The following is a guest post from JW at The Green Swan. He amassed his first million by age 30 and is on the path to reach financial independence and retire early in his mid-30s.
He’s also someone who has purchased a couple businesses, something I thought many of you would like to read about. Yes, I’ve purchased a business myself, but his purchases were much more complex and done in a more traditional way versus mine (I knew someone directly and he approached me.)
Buying and owning a business can be a great part of earning an income, both to get you to retirement as well as generate post-retirement income. It’s another arrow in your income quiver along with growing your career, investing in real estate, developing a side hustle, dividend investing, etc. Owning a good business can make a great deal of difference as you run your retirement numbers and could potentially help you retire in as little as 10 years.
If I had to do it all over again, I would have bought a business or two early on my path to financial independence. With a good one, I know I could have gotten there even faster than I did.
Anyway, here’s a great piece with lots of food for thought from JW…
Good day folks! Have you ever considered buying your own business? I’ve bought two small businesses in the last couple years and will share with you some background details on my experience as well as considerations for you as you look for your own small business to buy. Being your own boss sounds kinda sexy, but I can tell you it isn’t always as glamorous as you may think!
My name is JW and I’m excited ESI is sharing his platform to allow me to share my views on buying a business. So let’s jump into it!
Weighing the Pros and Cons
Being your own boss and the CEO of a company sounds pretty glamorous doesn’t it? Of course it does!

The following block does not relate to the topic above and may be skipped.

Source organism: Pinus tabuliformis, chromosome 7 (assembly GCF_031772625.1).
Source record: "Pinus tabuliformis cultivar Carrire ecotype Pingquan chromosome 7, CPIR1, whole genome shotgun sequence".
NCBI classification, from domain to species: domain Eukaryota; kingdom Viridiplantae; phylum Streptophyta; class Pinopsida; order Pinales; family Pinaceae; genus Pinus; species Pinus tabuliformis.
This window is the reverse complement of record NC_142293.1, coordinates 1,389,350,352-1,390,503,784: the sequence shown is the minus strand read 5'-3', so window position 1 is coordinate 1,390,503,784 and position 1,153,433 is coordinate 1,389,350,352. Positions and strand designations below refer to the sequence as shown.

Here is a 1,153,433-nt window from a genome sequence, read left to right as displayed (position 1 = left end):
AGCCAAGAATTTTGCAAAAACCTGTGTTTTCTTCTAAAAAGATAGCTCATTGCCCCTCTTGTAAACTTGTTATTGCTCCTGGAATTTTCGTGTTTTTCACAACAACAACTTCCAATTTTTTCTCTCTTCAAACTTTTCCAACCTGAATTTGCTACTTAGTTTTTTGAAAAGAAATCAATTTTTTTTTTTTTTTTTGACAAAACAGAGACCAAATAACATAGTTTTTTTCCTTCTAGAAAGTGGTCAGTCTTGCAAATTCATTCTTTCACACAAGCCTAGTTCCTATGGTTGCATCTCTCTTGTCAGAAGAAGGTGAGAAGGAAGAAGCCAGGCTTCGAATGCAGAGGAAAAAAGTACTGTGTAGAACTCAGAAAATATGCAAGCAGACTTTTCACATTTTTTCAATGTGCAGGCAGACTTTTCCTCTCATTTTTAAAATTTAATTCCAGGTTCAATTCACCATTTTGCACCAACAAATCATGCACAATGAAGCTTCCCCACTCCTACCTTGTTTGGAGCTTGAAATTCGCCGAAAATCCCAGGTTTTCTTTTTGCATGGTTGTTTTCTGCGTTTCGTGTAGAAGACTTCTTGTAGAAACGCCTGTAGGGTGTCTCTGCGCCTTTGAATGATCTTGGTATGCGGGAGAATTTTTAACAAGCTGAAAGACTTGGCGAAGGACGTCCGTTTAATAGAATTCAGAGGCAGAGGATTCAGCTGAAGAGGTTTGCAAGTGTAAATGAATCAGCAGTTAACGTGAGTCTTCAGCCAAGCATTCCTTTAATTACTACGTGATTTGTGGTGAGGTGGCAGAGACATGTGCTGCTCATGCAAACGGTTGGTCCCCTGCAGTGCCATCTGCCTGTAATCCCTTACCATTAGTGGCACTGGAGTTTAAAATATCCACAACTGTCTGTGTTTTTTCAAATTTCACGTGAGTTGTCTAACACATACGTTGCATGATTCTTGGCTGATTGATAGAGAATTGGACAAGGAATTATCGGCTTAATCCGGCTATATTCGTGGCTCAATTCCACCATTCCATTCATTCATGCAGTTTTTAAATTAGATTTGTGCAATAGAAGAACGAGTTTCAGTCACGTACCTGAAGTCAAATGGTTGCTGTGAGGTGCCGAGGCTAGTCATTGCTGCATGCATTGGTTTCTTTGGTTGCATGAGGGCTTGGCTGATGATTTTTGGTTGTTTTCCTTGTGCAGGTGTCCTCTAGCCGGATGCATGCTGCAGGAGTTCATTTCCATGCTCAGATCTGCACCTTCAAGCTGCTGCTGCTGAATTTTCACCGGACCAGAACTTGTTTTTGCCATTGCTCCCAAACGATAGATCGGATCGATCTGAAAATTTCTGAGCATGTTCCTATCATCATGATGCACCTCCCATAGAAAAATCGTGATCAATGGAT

After all, being your own boss means you answer to nobody, you work whenever you want to, all the menial tasks get delegated to others, and you just sit back and watch the money roll in. Right?
Well yeah, sort of, maybe…hmmm not so much. Let’s get real, there is a lot more to the story.
Being a small business owner isn’t for everyone. Depending on the business and how big or small it truly is, it can come with a boat-load of responsibilities. And you know the old saying, “if you want something done right you need to do it yourself”. That’s exactly true. After all, this is your business, this is your baby, and being the CEO means you probably want things done a certain way and you better take pride in it. Or your baby may not turn out the way you expect…
So before you fall in love with all the glamour, beware that once you are a small business owner you are now the one responsible for dealing with all the random stuff that comes up like the lease renewal, employee benefits, insurance, making payments, payment collections, banking decision, hiring/firing, marketing, production, etc. Oh and don’t forget about the customer because they are ultimately your boss and without them you can kiss being CEO goodbye.
In just a few years of owning my own business, you wouldn’t believe some of the stories I could tell… Employee driving the company truck intoxicated, getting into a hit and run and the truck we rely on to get work done being impounded…yup, been there!
The responsibility can be daunting. Granted, you may have people/employees that will help you and things tend to get easier with time and experience, but it isn’t all the glam it is made out to be.
Take time to weigh your pros and cons!